1986Blackadder IIPrince Ludwig the IndestructibleEpisode: "Chains"
1987 Filthy Rich & Catflap N'Bend
1987 Blackadder the Third George, Prince of Wales, The Prince Regent
1988 Blackadder's Christmas Carol Prince George
1989 Blackadder Goes Forth Lt. the Honourable George Colhurst St. Barleigh
1989 The New Statesman Waiter
1989–1995 A Bit of Fry & Laurie Various CharactersWriter
1990–1993 Jeeves and Wooster Bertie Wooster
1993All or Nothing at AllLeo Hopkins3 episodes
1996 Tracey Takes On... Timothy Bugge3 episodes
1998 Friends Gentleman on the PlaneEpisode: "The One with Ross's Wedding (Part 2)"
1998 The Bill Defence CounselEpisode: "Good Faith: Part 1"
1999 The Nearly Complete and Utter History of Everything French AmbassadorSketch: Treaty of Westphalia
2000 Randall and Hopkirk Dr. LawyerEpisode: "Mental Apparition Disorder"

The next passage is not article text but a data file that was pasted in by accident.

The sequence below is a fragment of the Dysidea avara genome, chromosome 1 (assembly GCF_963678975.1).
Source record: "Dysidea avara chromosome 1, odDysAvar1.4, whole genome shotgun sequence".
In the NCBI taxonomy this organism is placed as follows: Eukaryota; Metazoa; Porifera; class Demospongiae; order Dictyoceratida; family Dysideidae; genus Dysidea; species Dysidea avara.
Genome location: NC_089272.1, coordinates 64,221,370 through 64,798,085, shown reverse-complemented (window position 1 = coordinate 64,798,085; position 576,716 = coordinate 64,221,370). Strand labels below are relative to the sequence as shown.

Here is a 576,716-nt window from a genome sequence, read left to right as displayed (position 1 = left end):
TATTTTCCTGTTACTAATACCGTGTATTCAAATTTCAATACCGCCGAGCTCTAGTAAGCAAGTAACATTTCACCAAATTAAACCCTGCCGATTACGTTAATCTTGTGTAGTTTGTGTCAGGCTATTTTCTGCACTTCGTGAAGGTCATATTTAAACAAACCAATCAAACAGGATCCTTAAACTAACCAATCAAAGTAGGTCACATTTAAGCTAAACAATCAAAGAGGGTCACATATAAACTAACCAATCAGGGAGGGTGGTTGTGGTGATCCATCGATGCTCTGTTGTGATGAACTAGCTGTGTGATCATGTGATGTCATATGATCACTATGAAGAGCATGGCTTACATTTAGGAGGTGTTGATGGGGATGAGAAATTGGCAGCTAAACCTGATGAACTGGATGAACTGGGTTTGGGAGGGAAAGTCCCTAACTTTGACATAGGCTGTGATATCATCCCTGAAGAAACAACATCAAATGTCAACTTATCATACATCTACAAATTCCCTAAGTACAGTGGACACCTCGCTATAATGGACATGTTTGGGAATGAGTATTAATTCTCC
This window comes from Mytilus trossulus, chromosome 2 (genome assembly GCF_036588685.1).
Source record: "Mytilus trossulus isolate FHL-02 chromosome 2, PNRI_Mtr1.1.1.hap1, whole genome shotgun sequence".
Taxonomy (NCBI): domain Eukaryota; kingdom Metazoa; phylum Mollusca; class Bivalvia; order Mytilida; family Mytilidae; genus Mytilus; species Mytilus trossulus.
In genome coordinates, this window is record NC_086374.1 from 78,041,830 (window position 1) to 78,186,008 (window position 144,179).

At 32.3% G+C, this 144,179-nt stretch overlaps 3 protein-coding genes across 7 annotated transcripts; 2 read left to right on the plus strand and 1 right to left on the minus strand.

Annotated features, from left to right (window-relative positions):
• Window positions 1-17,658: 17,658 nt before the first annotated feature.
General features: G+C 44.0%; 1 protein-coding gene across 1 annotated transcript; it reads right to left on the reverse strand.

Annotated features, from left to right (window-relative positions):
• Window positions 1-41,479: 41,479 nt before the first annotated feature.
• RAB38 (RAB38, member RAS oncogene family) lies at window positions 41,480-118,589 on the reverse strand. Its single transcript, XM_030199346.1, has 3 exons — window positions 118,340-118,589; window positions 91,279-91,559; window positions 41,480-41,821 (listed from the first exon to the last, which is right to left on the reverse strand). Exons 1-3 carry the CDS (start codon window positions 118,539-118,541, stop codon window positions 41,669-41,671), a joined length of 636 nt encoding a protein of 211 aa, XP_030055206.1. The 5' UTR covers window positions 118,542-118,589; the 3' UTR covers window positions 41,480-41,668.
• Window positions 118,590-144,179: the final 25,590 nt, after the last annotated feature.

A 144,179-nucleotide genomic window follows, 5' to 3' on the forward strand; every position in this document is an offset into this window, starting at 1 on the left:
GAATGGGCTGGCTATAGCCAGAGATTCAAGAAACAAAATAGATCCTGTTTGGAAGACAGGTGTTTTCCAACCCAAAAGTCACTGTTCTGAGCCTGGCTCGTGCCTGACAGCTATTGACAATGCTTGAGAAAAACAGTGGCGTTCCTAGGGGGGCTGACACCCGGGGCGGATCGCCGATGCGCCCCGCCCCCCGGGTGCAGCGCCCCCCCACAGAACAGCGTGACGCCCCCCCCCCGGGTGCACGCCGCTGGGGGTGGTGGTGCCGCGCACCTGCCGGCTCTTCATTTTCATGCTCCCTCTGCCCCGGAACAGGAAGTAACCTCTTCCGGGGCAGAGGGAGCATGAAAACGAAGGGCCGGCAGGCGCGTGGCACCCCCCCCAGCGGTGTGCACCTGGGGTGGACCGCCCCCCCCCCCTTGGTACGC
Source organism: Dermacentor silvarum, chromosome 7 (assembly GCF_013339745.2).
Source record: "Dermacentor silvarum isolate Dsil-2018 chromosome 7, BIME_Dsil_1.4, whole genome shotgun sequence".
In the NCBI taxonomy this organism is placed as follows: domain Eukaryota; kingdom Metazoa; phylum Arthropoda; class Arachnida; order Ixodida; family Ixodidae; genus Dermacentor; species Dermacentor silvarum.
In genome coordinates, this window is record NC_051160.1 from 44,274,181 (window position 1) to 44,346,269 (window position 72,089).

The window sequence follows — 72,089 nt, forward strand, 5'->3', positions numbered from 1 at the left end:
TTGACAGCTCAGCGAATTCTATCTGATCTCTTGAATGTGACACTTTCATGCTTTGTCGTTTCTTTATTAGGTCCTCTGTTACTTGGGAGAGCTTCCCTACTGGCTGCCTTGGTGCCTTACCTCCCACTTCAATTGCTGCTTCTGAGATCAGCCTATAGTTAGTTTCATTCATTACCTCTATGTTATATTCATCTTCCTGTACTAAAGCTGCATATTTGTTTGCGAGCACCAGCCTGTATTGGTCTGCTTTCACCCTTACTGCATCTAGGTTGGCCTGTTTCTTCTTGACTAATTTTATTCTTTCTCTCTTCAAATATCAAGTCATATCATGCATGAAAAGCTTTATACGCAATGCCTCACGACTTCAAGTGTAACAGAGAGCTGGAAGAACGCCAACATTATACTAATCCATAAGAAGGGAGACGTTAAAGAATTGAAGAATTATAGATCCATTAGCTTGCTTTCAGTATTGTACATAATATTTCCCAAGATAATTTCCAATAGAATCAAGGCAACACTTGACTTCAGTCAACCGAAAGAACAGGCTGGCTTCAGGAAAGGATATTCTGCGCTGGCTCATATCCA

2002The Strange Case of Penny AllisonVarious Characters
2002 Spooks Jools Siviter
2003 Fortysomething Paul SlipperyDirected three episodes
2004Fire Engine Fred
2004–2012 House Dr. Gregory House Lead role, also directed episodes "Lockdown" and "The C-Word"
2006 Saturday Night Live HostEpisode: "Hugh Laurie/Beck"
2008Saturday Night LiveHostEpisode: "Hugh Laurie/Kanye West"
2011 Later... with Jools Holland HimselfGuest performance/interview
2015–2019 Veep [73] Sen. Tom James20 episodes
2016 The Night Manager Richard Onslow RoperMiniseries
2016–2017 Chance [74] Dr. Eldon Chance20 episodes
2019 Catch-22 Major de CoverleyMain cast
2020–present Avenue 5 Ryan ClarkMain cast
2020 Roadkill [75] Peter Laurence [76] Main cast
2022 Why Didn't They Ask Evans? [77] Dr. James NicholsonMain cast, also writer and director


1993–1995 The Legends of Treasure Island Squire Trelawney
1995 The Snow Queen Peeps
1995 The World of Peter Rabbit and Friends Johnny Town-MouseEpisode: "The Tale of Two Bad Mice and Johnny Town-Mouse"
1996 The Snow Queen's Revenge Peeps
1997The Ugly DucklingTarquin
2000 Preston Pig Mr. Wolf